of dutiable goods to 'Duimb, Minn..
aiso a biil extending, for one year, the
Provisions of the act authorizing the
.--tion of a bridge" across the
" . -
u uid bcubm uu iub idLU inn inu.
- .j --
option bill was again considered, and
to havo a day fixed next week for a
Vote to bo taken on tho bill, but ob
jections were numerous and the effort
was aoanaoneu. Police of un inten
tion to speak on tho bill was given by
Senators White, Talmcr, Harris and
Viias. The bill went over until Mon
day. The house concurrent resolu
tion for the holiday recess was pre
sented and referred to the committee
on appropriations. The house amend
ment to the tenaio biii of iast session,
extending to Duluth. Minn., the priv
ilege of the lirst section of the "im
mediate transportation of dutiable
goods1' act, waB presented and con
curred in. In the house a rcoolutum was
?e I" """"Z. .rB?.e,".:
agreed to for a holiday recess from
,UttJ.ue,,rB 7 r"T . l
i Wednesday after .New lears. A bill
, relative to biila of lading wa. pa-sea
without any outspoken oupo.-iuon.
Tho measures calied up by tnecom-
mittee on Indian affairs consumed-the
remainder of the day. Tho next bill
Jfnllrw? ii ri irmnna milVinririnrr tn sni
; a . .
retarv of the treasury to cover into the
! tronanri' JS (100 nf tVir n tinrnnrintii'm
for the Choctaw and Chickasaw Indi
ans. Passed. Then there was caited
up a bouse resolution, giving (in re
sponse to a request for information by
the president in message of February
17, i 8112.) tho opinion of tho house
that there is not a sullicient reason for
interfered) of the due execution of thu
law for the paymentto tho Chickasaw
and Choctaw nations their interest in
the Cheyenne and Arapahoe reserva
tions. After some discussion the res
oiution was agreed to.
HolV llio Alleged Hoim-Mcad I'oltoti.
r erMrct I heir lirii,-.
Piti-i:ui:u, Pa.. Dec. 10. 'luo story
of the selection of tho poison alleged
to have been used in the execution of
Homestead plot was learned f rum
uthoritattve source. As has Deeu
d the design was not to cause tue
of any of tne non-union meu.
t lint ti, liniifiii'.' im-n rin Mitilnmiir nf
sickness as lo create a panic among
them and thus effect a stampede from
A prolonged discussion ensued among
the conspirators as to the kind of poi
son to be used, and it was decided to
consult a druggist. The conspirators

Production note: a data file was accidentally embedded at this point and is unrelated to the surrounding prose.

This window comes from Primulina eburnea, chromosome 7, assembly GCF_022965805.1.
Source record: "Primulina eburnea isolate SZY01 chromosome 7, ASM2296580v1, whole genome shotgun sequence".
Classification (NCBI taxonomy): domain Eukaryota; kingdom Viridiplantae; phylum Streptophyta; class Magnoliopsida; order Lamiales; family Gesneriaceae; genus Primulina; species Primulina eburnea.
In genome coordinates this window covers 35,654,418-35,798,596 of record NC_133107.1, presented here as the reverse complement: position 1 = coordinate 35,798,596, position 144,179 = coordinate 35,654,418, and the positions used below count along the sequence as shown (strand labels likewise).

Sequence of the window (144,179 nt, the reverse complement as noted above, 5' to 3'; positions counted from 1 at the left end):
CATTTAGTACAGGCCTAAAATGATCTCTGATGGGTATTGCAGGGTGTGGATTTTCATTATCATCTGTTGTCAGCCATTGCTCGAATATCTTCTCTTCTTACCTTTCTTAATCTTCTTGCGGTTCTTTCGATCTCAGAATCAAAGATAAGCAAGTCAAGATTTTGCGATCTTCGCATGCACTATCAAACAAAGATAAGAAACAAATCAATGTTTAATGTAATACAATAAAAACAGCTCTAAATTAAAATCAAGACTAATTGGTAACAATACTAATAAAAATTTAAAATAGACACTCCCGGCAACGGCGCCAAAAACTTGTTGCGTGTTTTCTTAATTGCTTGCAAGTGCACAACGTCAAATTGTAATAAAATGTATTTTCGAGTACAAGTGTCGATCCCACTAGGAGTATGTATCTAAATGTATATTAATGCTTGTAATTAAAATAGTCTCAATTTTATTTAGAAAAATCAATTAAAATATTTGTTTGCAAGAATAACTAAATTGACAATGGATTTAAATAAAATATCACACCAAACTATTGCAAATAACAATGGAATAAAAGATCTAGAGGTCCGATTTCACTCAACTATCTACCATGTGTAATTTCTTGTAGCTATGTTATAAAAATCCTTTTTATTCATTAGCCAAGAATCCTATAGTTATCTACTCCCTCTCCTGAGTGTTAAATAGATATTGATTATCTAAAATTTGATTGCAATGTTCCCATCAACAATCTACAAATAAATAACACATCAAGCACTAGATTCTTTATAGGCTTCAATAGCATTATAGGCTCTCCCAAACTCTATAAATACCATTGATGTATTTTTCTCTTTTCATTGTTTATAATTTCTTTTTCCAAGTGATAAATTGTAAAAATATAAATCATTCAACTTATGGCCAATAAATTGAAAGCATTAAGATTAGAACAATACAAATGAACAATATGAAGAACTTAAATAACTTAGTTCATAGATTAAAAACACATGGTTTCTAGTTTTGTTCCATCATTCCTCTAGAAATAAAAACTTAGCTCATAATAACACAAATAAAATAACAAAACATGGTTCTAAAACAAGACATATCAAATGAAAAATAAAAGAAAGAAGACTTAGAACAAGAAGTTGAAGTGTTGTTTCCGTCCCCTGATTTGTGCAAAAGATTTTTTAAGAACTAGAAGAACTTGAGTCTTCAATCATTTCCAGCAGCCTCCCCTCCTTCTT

represented that they wantea to disa
ble a pugilist so that he could not win
a fight m which ho was to engage.
They were asked if they wanted tne
drug to act quicKly or otherwise. It
was stated that they preferred some
thing that wouid taKe erteeigrnduaily.
so as not to arouse suspicions. 'J he
conspirators were told that a prepara
tion could be made mat wouid gradu
ally undermine the strengtn. and if
persisted in would knocic me victim in
three or four days. 'I ho formulas of
the preparation were obtained, and. it
is said, the ingredients were found in
tho samples of cofiee and soup which
were analyzed by the chemists of tho
comimny.at Braddock, Homestead and
('KKK.wvno, Miss.. Dec. 16. A
boid attempt was made to hoid up and
rob the westbound mail train ou tne
Kichnionu & Dauvutc railway, near
this city at 8:15 p. m., yesterday. The
rout-ir. as there was oniy one.
boarded the train leaving Carroltlon
at 5:82 p. m., and was evidently an
amateur in the business, as ho got
011 at tho front end of the mail
car. thinking it was the express.
Then, after finding that he couid not
get the blind end of tne mail car. ho
climbed over the tender and told uio
engineer to stop, and as soon as tho
train slowed up he jumped and mauo
for the woods. Tne engineer sayj
that he was a white man about six feet
tall, but ho couid not see his face for
the mask worn by the robber.
I'rol". Smllli' Idea- ol' liifilrall i.
CiN'cixn'ati, O.. Dec lo. Tne sec
ond and third charges on wnich Prof.
Henry P. Smith was found -uuiy es
terday afternoon pertain to ln- views
on inspiration. The seconu cnargc
was that ho taught contrary to the
fundamental doctrine of the n-nra of